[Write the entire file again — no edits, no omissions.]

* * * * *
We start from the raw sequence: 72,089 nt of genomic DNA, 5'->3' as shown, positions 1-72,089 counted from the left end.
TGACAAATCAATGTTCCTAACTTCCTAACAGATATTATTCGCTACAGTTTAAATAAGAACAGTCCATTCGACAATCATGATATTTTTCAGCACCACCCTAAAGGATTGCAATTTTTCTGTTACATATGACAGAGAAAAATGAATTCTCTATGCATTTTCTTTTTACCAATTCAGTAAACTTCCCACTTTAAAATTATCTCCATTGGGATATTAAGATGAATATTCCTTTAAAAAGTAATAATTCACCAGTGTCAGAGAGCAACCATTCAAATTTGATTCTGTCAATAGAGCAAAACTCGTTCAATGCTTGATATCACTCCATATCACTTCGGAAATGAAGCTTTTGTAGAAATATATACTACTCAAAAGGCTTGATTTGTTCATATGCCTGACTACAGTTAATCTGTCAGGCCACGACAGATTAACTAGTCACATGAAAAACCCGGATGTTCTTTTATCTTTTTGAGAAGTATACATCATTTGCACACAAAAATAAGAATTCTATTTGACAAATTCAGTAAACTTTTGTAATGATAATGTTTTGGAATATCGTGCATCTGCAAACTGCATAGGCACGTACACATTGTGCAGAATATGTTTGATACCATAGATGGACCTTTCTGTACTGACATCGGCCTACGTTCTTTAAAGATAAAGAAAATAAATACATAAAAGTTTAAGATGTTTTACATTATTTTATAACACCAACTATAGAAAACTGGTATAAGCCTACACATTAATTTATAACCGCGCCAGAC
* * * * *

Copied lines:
We start from the raw sequence: 72,089 nt of genomic DNA, 5'->3' as shown, positions 1-72,089 counted from the left end.
TGACAAATCAATGTTCCTAACTTCCTAACAGATATTATTCGCTACAGTTTAAATAAGAACAGTCCATTCGACAATCATGATATTTTTCAGCACCACCCTAAAGGATTGCAATTTTTCTGTTACATATGACAGAGAAAAATGAATTCTCTATGCATTTTCTTTTTACCAATTCAGTAAACTTCCCACTTTAAAATTATCTCCATTGGGATATTAAGATGAATATTCCTTTAAAAAGTAATAATTCACCAGTGTCAGAGAGCAACCATTCAAATTTGATTCTGTCAATAGAGCAAAACTCGTTCAATGCTTGATATCACTCCATATCACTTCGGAAATGAAGCTTTTGTAGAAATATATACTACTCAAAAGGCTTGATTTGTTCATATGCCTGACTACAGTTAATCTGTCAGGCCACGACAGATTAACTAGTCACATGAAAAACCCGGATGTTCTTTTATCTTTTTGAGAAGTATACATCATTTGCACACAAAAATAAGAATTCTATTTGACAAATTCAGTAAACTTTTGTAATGATAATGTTTTGGAATATCGTGCATCTGCAAACTGCATAGGCACGTACACATTGTGCAGAATATGTTTGATACCATAGATGGACCTTTCTGTACTGACATCGGCCTACGTTCTTTAAAGATAAAGAAAATAAATACATAAAAGTTTAAGATGTTTTACATTATTTTATAACACCAACTATAGAAAACTGGTATAAGCCTACACATTAATTTATAACCGCGCCAGAC